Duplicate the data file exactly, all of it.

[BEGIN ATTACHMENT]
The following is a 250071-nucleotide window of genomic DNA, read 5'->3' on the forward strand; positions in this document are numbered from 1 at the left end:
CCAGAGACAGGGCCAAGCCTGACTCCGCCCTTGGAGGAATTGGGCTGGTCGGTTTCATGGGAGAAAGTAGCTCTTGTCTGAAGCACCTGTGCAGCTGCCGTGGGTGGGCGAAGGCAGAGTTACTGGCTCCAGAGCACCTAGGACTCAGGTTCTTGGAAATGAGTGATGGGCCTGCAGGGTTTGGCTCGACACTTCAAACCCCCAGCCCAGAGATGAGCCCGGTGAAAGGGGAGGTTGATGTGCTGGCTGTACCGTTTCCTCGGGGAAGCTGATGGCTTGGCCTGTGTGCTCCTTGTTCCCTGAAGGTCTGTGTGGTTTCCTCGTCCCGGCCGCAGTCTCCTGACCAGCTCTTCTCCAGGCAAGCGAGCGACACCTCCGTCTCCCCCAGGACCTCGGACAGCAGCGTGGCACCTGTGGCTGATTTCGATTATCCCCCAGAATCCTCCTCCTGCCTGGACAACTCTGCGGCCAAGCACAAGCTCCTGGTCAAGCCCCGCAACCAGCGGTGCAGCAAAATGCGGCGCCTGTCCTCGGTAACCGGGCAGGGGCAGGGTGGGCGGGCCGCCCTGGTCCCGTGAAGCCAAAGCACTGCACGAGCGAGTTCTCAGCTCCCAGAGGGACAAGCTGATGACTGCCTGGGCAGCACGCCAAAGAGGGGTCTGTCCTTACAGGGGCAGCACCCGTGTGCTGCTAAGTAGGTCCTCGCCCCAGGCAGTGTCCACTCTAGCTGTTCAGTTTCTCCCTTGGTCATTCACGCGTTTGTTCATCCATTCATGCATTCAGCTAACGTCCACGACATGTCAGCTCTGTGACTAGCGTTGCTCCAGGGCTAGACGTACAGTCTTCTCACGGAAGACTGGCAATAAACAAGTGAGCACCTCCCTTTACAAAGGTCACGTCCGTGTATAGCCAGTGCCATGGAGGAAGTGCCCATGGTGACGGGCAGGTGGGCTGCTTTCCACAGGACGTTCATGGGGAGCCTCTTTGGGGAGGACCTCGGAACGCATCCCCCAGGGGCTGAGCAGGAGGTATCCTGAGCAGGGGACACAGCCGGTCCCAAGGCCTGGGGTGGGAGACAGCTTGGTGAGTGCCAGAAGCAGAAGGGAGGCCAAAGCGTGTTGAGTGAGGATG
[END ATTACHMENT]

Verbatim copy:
The following is a 250071-nucleotide window of genomic DNA, read 5'->3' on the forward strand; positions in this document are numbered from 1 at the left end:
CCAGAGACAGGGCCAAGCCTGACTCCGCCCTTGGAGGAATTGGGCTGGTCGGTTTCATGGGAGAAAGTAGCTCTTGTCTGAAGCACCTGTGCAGCTGCCGTGGGTGGGCGAAGGCAGAGTTACTGGCTCCAGAGCACCTAGGACTCAGGTTCTTGGAAATGAGTGATGGGCCTGCAGGGTTTGGCTCGACACTTCAAACCCCCAGCCCAGAGATGAGCCCGGTGAAAGGGGAGGTTGATGTGCTGGCTGTACCGTTTCCTCGGGGAAGCTGATGGCTTGGCCTGTGTGCTCCTTGTTCCCTGAAGGTCTGTGTGGTTTCCTCGTCCCGGCCGCAGTCTCCTGACCAGCTCTTCTCCAGGCAAGCGAGCGACACCTCCGTCTCCCCCAGGACCTCGGACAGCAGCGTGGCACCTGTGGCTGATTTCGATTATCCCCCAGAATCCTCCTCCTGCCTGGACAACTCTGCGGCCAAGCACAAGCTCCTGGTCAAGCCCCGCAACCAGCGGTGCAGCAAAATGCGGCGCCTGTCCTCGGTAACCGGGCAGGGGCAGGGTGGGCGGGCCGCCCTGGTCCCGTGAAGCCAAAGCACTGCACGAGCGAGTTCTCAGCTCCCAGAGGGACAAGCTGATGACTGCCTGGGCAGCACGCCAAAGAGGGGTCTGTCCTTACAGGGGCAGCACCCGTGTGCTGCTAAGTAGGTCCTCGCCCCAGGCAGTGTCCACTCTAGCTGTTCAGTTTCTCCCTTGGTCATTCACGCGTTTGTTCATCCATTCATGCATTCAGCTAACGTCCACGACATGTCAGCTCTGTGACTAGCGTTGCTCCAGGGCTAGACGTACAGTCTTCTCACGGAAGACTGGCAATAAACAAGTGAGCACCTCCCTTTACAAAGGTCACGTCCGTGTATAGCCAGTGCCATGGAGGAAGTGCCCATGGTGACGGGCAGGTGGGCTGCTTTCCACAGGACGTTCATGGGGAGCCTCTTTGGGGAGGACCTCGGAACGCATCCCCCAGGGGCTGAGCAGGAGGTATCCTGAGCAGGGGACACAGCCGGTCCCAAGGCCTGGGGTGGGAGACAGCTTGGTGAGTGCCAGAAGCAGAAGGGAGGCCAAAGCGTGTTGAGTGAGGATG